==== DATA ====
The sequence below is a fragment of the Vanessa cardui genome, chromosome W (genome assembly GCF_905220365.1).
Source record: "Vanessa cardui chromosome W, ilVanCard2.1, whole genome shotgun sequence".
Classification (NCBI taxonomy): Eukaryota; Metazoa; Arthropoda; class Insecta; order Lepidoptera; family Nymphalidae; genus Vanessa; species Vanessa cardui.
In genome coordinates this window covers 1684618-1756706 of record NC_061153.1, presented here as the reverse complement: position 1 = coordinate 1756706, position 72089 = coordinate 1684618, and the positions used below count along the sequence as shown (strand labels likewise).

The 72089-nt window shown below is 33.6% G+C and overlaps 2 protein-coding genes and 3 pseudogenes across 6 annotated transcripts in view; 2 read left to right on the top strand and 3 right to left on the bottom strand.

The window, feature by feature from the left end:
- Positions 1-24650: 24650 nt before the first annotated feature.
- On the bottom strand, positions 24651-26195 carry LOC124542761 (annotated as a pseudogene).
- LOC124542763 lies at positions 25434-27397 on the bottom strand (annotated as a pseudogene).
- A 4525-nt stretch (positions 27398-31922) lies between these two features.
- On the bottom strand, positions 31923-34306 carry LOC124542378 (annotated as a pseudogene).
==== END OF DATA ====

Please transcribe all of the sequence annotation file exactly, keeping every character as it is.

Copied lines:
The sequence below is a fragment of the Vanessa cardui genome, chromosome W (genome assembly GCF_905220365.1).
Source record: "Vanessa cardui chromosome W, ilVanCard2.1, whole genome shotgun sequence".
Classification (NCBI taxonomy): Eukaryota; Metazoa; Arthropoda; class Insecta; order Lepidoptera; family Nymphalidae; genus Vanessa; species Vanessa cardui.
In genome coordinates this window covers 1684618-1756706 of record NC_061153.1, presented here as the reverse complement: position 1 = coordinate 1756706, position 72089 = coordinate 1684618, and the positions used below count along the sequence as shown (strand labels likewise).

The 72089-nt window shown below is 33.6% G+C and overlaps 2 protein-coding genes and 3 pseudogenes across 6 annotated transcripts in view; 2 read left to right on the top strand and 3 right to left on the bottom strand.

The window, feature by feature from the left end:
- Positions 1-24650: 24650 nt before the first annotated feature.
- On the bottom strand, positions 24651-26195 carry LOC124542761 (annotated as a pseudogene).
- LOC124542763 lies at positions 25434-27397 on the bottom strand (annotated as a pseudogene).
- A 4525-nt stretch (positions 27398-31922) lies between these two features.
- On the bottom strand, positions 31923-34306 carry LOC124542378 (annotated as a pseudogene).